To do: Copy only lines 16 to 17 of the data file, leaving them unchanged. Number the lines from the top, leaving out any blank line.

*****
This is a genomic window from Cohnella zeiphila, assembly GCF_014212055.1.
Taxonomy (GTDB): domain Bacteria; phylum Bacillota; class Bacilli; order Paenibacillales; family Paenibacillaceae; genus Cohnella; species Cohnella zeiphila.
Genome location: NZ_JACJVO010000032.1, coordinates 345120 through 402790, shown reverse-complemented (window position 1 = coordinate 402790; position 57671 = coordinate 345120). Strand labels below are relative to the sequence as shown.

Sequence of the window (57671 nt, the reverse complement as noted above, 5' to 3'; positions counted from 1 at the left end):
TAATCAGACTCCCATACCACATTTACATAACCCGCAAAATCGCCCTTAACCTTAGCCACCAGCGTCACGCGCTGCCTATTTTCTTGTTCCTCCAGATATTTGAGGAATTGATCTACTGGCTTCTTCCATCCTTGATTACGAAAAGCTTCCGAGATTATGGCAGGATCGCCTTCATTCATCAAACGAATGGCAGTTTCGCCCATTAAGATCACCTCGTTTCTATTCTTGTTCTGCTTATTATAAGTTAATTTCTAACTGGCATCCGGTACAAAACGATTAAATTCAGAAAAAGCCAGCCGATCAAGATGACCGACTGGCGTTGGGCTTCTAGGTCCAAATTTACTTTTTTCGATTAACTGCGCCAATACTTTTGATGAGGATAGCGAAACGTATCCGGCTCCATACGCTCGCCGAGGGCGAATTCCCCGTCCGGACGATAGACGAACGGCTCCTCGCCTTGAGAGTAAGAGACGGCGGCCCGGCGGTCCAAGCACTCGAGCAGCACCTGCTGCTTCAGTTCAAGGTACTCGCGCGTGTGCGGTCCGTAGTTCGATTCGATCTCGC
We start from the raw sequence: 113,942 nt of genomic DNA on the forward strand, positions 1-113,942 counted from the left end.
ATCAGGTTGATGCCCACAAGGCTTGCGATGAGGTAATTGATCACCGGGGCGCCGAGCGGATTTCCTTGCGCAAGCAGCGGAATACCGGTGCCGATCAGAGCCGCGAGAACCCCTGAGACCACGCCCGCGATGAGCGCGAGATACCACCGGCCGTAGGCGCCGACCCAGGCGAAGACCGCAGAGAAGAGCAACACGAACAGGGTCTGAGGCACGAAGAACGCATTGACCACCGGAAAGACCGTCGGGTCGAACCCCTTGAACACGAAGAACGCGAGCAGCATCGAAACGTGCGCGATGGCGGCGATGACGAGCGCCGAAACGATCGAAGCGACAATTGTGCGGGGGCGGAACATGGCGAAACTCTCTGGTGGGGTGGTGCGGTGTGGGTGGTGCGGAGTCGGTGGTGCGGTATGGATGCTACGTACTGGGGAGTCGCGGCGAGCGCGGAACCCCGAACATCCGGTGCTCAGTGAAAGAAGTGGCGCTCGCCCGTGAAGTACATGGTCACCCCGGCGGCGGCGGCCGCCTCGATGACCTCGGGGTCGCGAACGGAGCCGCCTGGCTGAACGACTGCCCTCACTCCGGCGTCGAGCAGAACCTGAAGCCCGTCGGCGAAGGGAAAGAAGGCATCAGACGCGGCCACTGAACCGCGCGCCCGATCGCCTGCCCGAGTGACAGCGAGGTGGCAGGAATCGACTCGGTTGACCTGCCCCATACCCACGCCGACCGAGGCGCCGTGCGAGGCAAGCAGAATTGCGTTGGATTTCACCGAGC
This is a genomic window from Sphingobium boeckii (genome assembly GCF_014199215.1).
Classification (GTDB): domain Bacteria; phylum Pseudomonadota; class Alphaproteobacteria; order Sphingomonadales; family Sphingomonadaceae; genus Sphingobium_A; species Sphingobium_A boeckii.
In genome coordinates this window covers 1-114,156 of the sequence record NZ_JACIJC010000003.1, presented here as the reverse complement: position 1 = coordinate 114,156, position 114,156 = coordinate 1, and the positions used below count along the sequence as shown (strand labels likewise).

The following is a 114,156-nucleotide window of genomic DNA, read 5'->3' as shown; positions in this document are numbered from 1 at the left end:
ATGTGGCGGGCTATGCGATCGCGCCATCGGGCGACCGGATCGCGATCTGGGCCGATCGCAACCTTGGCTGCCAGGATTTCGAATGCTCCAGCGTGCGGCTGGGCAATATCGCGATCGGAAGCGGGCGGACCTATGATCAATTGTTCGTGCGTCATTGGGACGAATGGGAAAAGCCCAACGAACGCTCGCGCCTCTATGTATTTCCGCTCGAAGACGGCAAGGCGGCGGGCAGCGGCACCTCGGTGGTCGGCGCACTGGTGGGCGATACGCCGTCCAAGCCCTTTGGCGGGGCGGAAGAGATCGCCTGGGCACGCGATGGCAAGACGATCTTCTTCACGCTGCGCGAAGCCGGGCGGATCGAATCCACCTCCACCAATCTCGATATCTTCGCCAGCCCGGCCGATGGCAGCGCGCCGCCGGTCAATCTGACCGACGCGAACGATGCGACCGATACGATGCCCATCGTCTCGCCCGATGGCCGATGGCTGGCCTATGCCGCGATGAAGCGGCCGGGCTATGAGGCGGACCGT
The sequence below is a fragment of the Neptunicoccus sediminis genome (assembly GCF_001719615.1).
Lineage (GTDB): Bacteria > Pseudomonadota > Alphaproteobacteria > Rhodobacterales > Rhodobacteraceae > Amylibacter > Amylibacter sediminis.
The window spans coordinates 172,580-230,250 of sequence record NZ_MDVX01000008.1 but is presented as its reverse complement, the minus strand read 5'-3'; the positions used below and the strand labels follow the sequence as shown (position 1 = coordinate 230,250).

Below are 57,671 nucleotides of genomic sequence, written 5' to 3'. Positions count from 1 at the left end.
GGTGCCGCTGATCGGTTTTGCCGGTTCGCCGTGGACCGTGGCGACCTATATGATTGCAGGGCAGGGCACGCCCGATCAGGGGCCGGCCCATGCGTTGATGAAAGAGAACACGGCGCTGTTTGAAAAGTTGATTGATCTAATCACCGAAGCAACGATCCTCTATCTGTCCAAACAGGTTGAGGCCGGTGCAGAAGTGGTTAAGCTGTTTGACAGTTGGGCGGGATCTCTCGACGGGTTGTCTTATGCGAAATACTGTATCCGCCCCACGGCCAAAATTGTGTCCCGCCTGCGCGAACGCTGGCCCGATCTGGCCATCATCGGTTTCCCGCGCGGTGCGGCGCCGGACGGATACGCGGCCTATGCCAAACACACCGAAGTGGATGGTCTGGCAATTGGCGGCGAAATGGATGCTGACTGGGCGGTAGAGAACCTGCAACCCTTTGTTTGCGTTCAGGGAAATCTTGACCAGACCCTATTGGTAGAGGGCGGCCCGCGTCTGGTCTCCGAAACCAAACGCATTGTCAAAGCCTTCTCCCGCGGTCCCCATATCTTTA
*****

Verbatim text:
Below are 57,671 nucleotides of genomic sequence, written 5' to 3'. Positions count from 1 at the left end.
GGTGCCGCTGATCGGTTTTGCCGGTTCGCCGTGGACCGTGGCGACCTATATGATTGCAGGGCAGGGCACGCCCGATCAGGGGCCGGCCCATGCGTTGATGAAAGAGAACACGGCGCTGTTTGAAAAGTTGATTGATCTAATCACCGAAGCAACGATCCTCTATCTGTCCAAACAGGTTGAGGCCGGTGCAGAAGTGGTTAAGCTGTTTGACAGTTGGGCGGGATCTCTCGACGGGTTGTCTTATGCGAAATACTGTATCCGCCCCACGGCCAAAATTGTGTCCCGCCTGCGCGAACGCTGGCCCGATCTGGCCATCATCGGTTTCCCGCGCGGTGCGGCGCCGGACGGATACGCGGCCTATGCCAAACACACCGAAGTGGATGGTCTGGCAATTGGCGGCGAAATGGATGCTGACTGGGCGGTAGAGAACCTGCAACCCTTTGTTTGCGTTCAGGGAAATCTTGACCAGACCCTATTGGTAGAGGGCGGCCCGCGTCTGGTCTCCGAAACCAAACGCATTGTCAAAGCCTTCTCCCGCGGTCCCCATATCTTTA